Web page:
cacogenics


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cacogenics

(ˌkækəʊˈdʒɛnɪks)
n
(Anthropology & Ethnology) another name for dysgenics
[C20: from caco- + eugenics]
ˌcacoˈgenic adj

cacogenics

Biology. the study of the operation of factors that cause degeneration in offspring, especially as applied to factors unique to separate races. Also called dysgenics. — cacogenic, adj.
See also: Race
ThesaurusAntonymsRelated WordsSynonymsLegend:
Noun1.cacogenics - the study of the operation of factors causing degeneration in the type of offspring produced
bioscience, life science - any of the branches of natural science dealing with the structure and behavior of living organisms
References in periodicals archive ?
Boas (1986: 111) brings forth examples from "cacogenics," the history of defective families: the families of alcoholics or criminals: heredity here is not the determining factor, an argument being the fact that "all complex activities are socially determined, not hereditary." Boas (1986: 114) then reproaches radical eugenicists also the fact that they treat the question of procreation from a purely rationalistic point of view: they state that the ideal of human evolution coincides with the "complete rationalization of human life." But he shows that from the study of mankind's customs and traditions we conclude that such an ideal is out of reach: the emotions constellated around the act of procreation are the most deeply enrooted and impossible to annihilate.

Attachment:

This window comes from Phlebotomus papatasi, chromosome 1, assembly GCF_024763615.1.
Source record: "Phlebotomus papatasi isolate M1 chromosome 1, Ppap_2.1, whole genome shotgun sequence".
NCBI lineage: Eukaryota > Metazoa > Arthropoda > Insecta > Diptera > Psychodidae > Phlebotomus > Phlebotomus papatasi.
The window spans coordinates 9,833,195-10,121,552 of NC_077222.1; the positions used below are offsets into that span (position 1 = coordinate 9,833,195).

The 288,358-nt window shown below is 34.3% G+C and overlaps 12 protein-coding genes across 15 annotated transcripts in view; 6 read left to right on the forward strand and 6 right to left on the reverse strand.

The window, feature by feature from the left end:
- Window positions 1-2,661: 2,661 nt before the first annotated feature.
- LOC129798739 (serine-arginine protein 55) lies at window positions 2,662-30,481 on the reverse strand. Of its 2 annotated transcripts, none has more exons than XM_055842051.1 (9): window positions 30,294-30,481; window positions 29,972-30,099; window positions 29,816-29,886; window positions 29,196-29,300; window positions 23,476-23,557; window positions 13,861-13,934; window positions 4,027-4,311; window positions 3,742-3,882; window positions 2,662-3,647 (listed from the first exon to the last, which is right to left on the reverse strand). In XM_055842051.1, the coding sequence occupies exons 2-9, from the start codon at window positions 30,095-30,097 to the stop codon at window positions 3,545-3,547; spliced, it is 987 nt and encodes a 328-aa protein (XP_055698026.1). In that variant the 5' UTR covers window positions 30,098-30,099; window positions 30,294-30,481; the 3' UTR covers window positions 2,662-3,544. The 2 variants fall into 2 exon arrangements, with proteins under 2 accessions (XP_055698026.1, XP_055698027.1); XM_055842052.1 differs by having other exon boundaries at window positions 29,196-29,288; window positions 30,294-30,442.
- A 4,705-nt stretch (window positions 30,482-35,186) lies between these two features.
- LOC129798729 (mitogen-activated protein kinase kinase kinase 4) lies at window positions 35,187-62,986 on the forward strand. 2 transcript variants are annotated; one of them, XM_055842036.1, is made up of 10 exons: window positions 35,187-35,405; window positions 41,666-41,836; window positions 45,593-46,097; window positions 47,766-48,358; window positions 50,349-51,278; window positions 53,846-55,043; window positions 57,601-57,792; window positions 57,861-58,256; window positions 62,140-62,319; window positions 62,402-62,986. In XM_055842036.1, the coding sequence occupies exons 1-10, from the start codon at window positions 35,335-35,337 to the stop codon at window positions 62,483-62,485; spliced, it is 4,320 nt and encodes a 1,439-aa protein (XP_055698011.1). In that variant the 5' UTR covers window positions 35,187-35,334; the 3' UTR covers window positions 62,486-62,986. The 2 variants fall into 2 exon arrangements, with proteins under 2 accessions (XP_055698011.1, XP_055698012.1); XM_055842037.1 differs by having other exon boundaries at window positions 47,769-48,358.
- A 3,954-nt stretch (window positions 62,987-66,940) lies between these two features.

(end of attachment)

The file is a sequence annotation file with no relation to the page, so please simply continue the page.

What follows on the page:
Davenport, The Nam Family: A Study in Cacogenics (Cold Spring Harbor, N.Y.: Eugenics Record Office, 1912); A.H.
Surely we have come a long way from the latter part of the nineteenth and early twentieth centuries when "eugenics" (the movement devoted to improving the human species through the control of hereditary factors relating to the bearing of healthy children) was fueled by pseudoscientific claims that the human race consisted of 'two classes' the eugenic and the cacogenic (or poorly born).